When is a school teacher a minister?

Is the teaching of Hebrew inherently religious? That is the key question in a discrimination case currently before the highest state court in Massachusetts. On May 8, the Supreme Judicial Court heard arguments in Temple Emanuel of Newton v. MCAD, which started in August 2008 when a teacher filed a charge of age-based discrimination (hostile work environment and discriminatory discharge) with the Massachusetts Commission Against Discrimination (MCAD).

In most cases, after the MCAD has served the complaint the respondent (defendant) submits a document called a position statement, after which the complainant (plaintiff) offers a rebuttal. Then, when the papers from both sides are in, the MCAD holds an investigative conference. But this case is different.

After receiving the complaint, the respondent, Temple Emanuel, went to superior court for an injunction claiming that an MCAD investigation would violate its right to the free exercise of religion under the First Amendment. The argument succeeded, and the superior court declared that the MCAD lacked subject matter jurisdiction and permanently enjoined it from investigating the complaint. Following the MCAD’s appeal, the Supreme Judicial Court took up the case.

In its brief, the MCAD points out that religious institutions are only exempt from anti-discrimination laws in a very narrow set of circumstances, such as when the employee in question has a “ministerial” function.  Teachers at parochial schools do not usually fall into this category.  While the Temple does not dispute this, it contends that the duties of all teachers at its school are “primarily religious” because they provide the students “with educational and religious instruction in all aspects of Conservative Judaism.”  In instructing her students in Hebrew at this particular school, the complainant was doing something inherently “religious in nature,” the Temple argues. In essence, the respondent contends that teaching at the school cannot be, as a matter of definition, secular.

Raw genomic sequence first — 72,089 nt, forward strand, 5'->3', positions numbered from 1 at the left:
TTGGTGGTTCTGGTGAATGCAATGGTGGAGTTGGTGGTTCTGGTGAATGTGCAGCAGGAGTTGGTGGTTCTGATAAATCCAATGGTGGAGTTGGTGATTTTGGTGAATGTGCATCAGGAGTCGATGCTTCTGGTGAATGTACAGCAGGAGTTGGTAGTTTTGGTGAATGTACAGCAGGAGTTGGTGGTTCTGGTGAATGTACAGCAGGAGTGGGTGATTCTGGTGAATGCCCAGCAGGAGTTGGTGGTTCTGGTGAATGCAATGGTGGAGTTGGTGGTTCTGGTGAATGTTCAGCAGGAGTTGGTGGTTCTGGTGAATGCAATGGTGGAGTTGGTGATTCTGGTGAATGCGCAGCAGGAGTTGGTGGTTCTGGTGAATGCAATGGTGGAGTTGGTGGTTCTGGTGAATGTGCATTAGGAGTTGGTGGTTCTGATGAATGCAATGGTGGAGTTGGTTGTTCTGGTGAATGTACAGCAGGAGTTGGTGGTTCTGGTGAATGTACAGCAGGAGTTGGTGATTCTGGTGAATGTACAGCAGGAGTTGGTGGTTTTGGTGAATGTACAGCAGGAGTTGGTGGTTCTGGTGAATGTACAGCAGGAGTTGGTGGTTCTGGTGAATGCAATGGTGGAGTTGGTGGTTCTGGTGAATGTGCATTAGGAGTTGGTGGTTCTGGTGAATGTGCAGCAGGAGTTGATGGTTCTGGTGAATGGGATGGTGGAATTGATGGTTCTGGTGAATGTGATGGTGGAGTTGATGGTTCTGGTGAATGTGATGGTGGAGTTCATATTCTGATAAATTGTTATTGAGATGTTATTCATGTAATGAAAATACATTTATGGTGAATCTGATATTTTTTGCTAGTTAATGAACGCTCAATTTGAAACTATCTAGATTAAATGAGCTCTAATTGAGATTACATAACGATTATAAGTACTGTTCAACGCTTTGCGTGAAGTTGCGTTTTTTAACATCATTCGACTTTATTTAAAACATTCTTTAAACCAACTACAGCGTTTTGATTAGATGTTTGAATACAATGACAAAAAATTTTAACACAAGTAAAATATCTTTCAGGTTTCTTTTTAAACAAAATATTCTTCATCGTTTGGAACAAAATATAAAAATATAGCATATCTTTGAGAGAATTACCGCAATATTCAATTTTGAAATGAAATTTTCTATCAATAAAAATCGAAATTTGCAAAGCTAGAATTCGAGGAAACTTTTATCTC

That argument persuaded the Superior Court, which held that learning Hebrew was “part and parcel of the students’ study of Jewish prayer, texts, and rituals” thereby rendering the teacher’s job “ministerial.” Will the SJC agree? If so, the case will have implications for employees at many other religious schools in the commonwealth. We shall have to wait and see.

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